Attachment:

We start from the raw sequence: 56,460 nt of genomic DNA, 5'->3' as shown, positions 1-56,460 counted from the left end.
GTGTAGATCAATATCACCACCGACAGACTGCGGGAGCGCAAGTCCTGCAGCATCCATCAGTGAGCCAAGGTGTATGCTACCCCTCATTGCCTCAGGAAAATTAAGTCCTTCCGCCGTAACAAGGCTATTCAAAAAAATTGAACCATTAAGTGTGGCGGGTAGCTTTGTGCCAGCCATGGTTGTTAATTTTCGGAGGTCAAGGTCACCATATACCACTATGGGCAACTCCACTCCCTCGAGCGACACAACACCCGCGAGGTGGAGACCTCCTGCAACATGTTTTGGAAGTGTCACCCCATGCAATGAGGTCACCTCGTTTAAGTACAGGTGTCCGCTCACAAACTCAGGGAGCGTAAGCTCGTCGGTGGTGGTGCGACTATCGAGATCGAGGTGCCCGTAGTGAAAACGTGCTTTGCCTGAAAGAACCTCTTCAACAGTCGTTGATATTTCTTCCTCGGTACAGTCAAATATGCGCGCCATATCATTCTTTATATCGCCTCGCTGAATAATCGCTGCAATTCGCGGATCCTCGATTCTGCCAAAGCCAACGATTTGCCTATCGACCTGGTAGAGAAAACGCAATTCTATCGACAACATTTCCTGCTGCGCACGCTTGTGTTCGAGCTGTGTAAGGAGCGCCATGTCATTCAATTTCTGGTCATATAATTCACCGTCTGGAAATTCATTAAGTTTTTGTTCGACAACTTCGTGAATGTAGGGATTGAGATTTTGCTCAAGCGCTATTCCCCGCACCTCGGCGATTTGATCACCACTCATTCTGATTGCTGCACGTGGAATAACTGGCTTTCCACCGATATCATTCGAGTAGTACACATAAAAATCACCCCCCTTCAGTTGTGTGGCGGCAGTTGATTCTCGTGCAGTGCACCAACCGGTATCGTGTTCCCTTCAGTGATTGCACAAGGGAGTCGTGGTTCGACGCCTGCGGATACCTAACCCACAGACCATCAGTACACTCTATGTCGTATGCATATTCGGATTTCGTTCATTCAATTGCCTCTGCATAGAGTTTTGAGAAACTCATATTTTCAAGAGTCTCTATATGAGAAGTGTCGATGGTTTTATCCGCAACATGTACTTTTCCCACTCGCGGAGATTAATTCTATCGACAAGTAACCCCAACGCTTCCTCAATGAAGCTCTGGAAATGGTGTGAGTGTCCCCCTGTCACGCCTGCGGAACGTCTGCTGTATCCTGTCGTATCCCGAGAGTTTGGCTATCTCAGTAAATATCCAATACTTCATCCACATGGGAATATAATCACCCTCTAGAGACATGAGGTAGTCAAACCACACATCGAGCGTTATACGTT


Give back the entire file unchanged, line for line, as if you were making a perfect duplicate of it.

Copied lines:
We start from the raw sequence: 56,460 nt of genomic DNA, 5'->3' as shown, positions 1-56,460 counted from the left end.
GTGTAGATCAATATCACCACCGACAGACTGCGGGAGCGCAAGTCCTGCAGCATCCATCAGTGAGCCAAGGTGTATGCTACCCCTCATTGCCTCAGGAAAATTAAGTCCTTCCGCCGTAACAAGGCTATTCAAAAAAATTGAACCATTAAGTGTGGCGGGTAGCTTTGTGCCAGCCATGGTTGTTAATTTTCGGAGGTCAAGGTCACCATATACCACTATGGGCAACTCCACTCCCTCGAGCGACACAACACCCGCGAGGTGGAGACCTCCTGCAACATGTTTTGGAAGTGTCACCCCATGCAATGAGGTCACCTCGTTTAAGTACAGGTGTCCGCTCACAAACTCAGGGAGCGTAAGCTCGTCGGTGGTGGTGCGACTATCGAGATCGAGGTGCCCGTAGTGAAAACGTGCTTTGCCTGAAAGAACCTCTTCAACAGTCGTTGATATTTCTTCCTCGGTACAGTCAAATATGCGCGCCATATCATTCTTTATATCGCCTCGCTGAATAATCGCTGCAATTCGCGGATCCTCGATTCTGCCAAAGCCAACGATTTGCCTATCGACCTGGTAGAGAAAACGCAATTCTATCGACAACATTTCCTGCTGCGCACGCTTGTGTTCGAGCTGTGTAAGGAGCGCCATGTCATTCAATTTCTGGTCATATAATTCACCGTCTGGAAATTCATTAAGTTTTTGTTCGACAACTTCGTGAATGTAGGGATTGAGATTTTGCTCAAGCGCTATTCCCCGCACCTCGGCGATTTGATCACCACTCATTCTGATTGCTGCACGTGGAATAACTGGCTTTCCACCGATATCATTCGAGTAGTACACATAAAAATCACCCCCCTTCAGTTGTGTGGCGGCAGTTGATTCTCGTGCAGTGCACCAACCGGTATCGTGTTCCCTTCAGTGATTGCACAAGGGAGTCGTGGTTCGACGCCTGCGGATACCTAACCCACAGACCATCAGTACACTCTATGTCGTATGCATATTCGGATTTCGTTCATTCAATTGCCTCTGCATAGAGTTTTGAGAAACTCATATTTTCAAGAGTCTCTATATGAGAAGTGTCGATGGTTTTATCCGCAACATGTACTTTTCCCACTCGCGGAGATTAATTCTATCGACAAGTAACCCCAACGCTTCCTCAATGAAGCTCTGGAAATGGTGTGAGTGTCCCCCTGTCACGCCTGCGGAACGTCTGCTGTATCCTGTCGTATCCCGAGAGTTTGGCTATCTCAGTAAATATCCAATACTTCATCCACATGGGAATATAATCACCCTCTAGAGACATGAGGTAGTCAAACCACACATCGAGCGTTATACGTT